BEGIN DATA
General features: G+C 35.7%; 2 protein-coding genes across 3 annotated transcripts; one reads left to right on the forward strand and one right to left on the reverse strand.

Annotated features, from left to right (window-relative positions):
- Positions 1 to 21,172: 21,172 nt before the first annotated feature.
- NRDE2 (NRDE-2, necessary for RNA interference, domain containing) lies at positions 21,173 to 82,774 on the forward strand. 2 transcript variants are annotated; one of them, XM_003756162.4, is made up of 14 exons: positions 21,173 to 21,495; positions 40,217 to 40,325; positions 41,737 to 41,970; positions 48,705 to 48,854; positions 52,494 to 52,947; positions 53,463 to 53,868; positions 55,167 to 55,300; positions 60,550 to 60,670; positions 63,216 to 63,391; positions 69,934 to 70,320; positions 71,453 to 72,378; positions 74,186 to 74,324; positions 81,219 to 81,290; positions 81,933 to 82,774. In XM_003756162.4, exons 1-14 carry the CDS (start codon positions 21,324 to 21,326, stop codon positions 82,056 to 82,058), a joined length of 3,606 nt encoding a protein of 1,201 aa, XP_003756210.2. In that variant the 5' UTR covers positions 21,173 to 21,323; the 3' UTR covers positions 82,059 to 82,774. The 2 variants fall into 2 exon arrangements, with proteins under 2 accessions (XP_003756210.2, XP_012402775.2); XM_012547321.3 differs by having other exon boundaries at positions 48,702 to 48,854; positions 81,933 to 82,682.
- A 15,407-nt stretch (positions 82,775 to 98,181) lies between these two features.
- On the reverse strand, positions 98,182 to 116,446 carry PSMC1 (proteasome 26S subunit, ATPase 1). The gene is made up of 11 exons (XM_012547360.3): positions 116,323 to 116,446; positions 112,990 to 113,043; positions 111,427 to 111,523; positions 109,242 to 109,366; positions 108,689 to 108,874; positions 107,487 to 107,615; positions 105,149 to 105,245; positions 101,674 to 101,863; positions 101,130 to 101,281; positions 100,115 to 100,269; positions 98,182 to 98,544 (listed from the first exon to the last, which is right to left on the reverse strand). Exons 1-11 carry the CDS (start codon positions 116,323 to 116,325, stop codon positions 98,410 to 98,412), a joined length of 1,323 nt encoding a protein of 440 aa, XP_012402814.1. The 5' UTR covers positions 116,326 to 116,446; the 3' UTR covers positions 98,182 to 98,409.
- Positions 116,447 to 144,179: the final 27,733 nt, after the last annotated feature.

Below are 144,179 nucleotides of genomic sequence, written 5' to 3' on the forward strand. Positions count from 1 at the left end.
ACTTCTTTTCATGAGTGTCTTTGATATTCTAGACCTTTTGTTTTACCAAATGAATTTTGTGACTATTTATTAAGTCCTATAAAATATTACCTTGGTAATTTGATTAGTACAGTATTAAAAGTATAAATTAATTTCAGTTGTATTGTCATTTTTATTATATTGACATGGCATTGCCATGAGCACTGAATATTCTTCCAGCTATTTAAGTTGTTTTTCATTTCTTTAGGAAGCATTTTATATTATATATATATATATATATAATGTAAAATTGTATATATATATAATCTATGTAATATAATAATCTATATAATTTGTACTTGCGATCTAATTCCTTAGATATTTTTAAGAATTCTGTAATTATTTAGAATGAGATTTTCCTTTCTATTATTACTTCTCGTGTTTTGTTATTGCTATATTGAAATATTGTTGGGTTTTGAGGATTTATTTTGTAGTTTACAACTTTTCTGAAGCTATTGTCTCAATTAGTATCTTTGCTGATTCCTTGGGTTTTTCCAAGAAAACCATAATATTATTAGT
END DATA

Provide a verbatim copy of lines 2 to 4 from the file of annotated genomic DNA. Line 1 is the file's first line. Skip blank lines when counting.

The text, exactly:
Annotated features, from left to right (window-relative positions):
- Positions 1 to 21,172: 21,172 nt before the first annotated feature.
- NRDE2 (NRDE-2, necessary for RNA interference, domain containing) lies at positions 21,173 to 82,774 on the forward strand. 2 transcript variants are annotated; one of them, XM_003756162.4, is made up of 14 exons: positions 21,173 to 21,495; positions 40,217 to 40,325; positions 41,737 to 41,970; positions 48,705 to 48,854; positions 52,494 to 52,947; positions 53,463 to 53,868; positions 55,167 to 55,300; positions 60,550 to 60,670; positions 63,216 to 63,391; positions 69,934 to 70,320; positions 71,453 to 72,378; positions 74,186 to 74,324; positions 81,219 to 81,290; positions 81,933 to 82,774. In XM_003756162.4, exons 1-14 carry the CDS (start codon positions 21,324 to 21,326, stop codon positions 82,056 to 82,058), a joined length of 3,606 nt encoding a protein of 1,201 aa, XP_003756210.2. In that variant the 5' UTR covers positions 21,173 to 21,323; the 3' UTR covers positions 82,059 to 82,774. The 2 variants fall into 2 exon arrangements, with proteins under 2 accessions (XP_003756210.2, XP_012402775.2); XM_012547321.3 differs by having other exon boundaries at positions 48,702 to 48,854; positions 81,933 to 82,682.